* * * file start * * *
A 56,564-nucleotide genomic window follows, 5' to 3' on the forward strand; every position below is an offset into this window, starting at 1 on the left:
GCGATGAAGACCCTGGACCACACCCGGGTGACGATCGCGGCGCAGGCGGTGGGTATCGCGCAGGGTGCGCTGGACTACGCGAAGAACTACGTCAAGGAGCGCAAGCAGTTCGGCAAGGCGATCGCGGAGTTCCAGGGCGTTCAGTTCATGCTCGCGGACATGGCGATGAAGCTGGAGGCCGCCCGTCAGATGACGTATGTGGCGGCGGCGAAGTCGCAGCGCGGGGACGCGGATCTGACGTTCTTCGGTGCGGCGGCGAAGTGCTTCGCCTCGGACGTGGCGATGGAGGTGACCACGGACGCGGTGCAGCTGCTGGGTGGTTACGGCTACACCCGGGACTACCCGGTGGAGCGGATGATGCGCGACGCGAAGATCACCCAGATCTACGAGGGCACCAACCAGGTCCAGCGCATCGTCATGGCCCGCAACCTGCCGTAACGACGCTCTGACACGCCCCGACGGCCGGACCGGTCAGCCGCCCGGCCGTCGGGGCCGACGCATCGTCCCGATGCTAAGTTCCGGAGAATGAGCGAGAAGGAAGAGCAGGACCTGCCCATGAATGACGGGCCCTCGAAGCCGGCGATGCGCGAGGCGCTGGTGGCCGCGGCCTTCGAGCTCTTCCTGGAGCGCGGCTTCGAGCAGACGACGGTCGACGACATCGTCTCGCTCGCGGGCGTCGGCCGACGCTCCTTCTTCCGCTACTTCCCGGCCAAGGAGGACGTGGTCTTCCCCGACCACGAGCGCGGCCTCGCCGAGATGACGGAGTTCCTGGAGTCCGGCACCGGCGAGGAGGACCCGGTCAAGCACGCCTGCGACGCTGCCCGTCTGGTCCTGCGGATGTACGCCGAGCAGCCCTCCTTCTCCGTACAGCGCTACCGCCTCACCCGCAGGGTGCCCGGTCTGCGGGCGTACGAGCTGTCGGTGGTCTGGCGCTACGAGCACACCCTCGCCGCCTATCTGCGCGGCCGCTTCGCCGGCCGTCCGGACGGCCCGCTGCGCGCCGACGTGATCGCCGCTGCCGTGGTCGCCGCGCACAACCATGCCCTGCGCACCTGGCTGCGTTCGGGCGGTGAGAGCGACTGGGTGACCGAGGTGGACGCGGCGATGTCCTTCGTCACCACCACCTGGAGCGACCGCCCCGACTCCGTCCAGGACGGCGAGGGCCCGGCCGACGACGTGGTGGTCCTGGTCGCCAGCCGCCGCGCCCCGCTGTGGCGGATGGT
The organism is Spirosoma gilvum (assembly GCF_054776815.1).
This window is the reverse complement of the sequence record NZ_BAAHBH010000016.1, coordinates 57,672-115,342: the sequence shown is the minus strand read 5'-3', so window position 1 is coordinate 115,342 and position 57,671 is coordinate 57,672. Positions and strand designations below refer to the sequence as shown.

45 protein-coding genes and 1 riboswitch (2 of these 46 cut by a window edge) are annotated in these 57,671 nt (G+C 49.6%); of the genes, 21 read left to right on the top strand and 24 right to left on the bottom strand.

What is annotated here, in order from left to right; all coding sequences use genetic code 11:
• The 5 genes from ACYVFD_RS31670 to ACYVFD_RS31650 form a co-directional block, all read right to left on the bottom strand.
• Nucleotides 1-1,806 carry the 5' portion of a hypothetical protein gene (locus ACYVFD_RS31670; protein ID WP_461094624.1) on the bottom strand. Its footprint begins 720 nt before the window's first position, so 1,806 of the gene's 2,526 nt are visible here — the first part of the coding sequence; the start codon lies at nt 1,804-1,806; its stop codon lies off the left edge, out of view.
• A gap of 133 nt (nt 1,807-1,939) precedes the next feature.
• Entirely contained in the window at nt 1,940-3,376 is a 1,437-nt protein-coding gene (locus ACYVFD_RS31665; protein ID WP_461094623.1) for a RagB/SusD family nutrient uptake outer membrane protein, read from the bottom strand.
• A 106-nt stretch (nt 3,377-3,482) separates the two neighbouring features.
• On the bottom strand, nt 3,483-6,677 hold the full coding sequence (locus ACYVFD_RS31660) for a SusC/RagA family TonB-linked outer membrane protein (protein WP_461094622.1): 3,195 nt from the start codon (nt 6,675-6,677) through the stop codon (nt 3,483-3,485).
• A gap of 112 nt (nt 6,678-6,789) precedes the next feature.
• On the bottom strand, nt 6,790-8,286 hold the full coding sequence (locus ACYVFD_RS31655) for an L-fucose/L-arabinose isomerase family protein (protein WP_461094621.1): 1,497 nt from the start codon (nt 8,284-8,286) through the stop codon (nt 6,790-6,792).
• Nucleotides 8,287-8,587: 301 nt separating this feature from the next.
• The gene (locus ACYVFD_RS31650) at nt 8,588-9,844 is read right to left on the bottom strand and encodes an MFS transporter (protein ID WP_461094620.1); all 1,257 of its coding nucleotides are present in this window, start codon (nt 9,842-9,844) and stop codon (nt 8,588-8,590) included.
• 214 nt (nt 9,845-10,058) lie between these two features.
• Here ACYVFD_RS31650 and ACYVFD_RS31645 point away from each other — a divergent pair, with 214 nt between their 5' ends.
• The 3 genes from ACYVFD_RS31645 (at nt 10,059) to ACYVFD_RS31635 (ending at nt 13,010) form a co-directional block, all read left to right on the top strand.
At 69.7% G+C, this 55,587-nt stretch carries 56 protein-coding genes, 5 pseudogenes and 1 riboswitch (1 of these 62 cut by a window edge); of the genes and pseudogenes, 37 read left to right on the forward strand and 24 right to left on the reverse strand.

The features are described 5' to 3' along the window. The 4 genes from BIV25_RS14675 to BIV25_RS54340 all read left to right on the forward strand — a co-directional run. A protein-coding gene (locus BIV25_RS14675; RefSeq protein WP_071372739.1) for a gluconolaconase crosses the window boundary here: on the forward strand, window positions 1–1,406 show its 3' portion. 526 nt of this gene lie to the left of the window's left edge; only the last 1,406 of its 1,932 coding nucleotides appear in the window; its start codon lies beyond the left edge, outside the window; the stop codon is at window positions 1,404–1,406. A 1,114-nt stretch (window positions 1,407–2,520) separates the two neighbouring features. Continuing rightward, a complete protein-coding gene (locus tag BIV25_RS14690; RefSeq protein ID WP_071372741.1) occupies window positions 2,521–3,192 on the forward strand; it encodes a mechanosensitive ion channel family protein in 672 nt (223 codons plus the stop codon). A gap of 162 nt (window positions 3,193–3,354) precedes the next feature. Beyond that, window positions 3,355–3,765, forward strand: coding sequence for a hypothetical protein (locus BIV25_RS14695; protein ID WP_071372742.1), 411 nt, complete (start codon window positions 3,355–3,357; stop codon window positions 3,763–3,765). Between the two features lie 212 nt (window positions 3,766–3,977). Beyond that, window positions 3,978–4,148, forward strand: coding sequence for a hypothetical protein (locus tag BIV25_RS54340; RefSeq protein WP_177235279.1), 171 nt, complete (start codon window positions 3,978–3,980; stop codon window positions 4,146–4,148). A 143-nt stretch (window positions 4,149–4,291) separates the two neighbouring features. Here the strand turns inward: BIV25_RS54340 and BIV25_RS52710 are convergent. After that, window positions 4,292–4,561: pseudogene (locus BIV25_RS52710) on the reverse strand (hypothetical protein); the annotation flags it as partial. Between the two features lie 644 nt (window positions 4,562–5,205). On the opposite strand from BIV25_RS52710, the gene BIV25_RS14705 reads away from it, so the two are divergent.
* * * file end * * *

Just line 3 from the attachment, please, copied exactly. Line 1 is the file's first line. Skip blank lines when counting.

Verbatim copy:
The organism is Spirosoma gilvum (assembly GCF_054776815.1).